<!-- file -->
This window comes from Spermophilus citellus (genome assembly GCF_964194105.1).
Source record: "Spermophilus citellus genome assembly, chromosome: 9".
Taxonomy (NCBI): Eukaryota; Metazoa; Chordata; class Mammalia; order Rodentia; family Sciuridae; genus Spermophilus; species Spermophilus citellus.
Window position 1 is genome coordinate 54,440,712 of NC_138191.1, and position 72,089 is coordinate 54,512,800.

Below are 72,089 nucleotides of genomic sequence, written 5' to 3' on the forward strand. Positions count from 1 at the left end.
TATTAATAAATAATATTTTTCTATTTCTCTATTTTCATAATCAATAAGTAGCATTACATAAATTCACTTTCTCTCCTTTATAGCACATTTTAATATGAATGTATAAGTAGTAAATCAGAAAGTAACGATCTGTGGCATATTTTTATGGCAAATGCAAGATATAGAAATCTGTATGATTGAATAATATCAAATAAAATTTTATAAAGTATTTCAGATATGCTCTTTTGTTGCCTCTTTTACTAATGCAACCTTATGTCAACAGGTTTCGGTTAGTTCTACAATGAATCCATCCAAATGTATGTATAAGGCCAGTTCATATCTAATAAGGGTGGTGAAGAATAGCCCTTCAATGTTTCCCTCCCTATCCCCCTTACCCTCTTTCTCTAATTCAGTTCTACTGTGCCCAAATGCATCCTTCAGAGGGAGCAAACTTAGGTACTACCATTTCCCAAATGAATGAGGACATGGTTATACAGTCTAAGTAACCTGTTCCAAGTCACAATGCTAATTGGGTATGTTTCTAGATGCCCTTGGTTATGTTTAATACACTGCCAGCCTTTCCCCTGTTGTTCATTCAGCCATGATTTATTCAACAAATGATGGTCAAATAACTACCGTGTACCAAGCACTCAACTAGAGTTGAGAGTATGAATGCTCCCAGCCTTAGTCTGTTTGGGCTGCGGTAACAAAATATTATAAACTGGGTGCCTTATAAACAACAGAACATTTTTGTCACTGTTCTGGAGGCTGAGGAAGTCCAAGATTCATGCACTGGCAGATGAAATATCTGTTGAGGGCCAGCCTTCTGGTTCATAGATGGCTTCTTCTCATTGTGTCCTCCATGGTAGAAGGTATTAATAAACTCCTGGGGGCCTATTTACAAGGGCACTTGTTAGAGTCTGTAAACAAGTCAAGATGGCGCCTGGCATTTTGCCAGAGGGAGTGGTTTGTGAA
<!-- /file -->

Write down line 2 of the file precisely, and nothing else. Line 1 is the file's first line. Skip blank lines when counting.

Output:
Source record: "Spermophilus citellus genome assembly, chromosome: 9".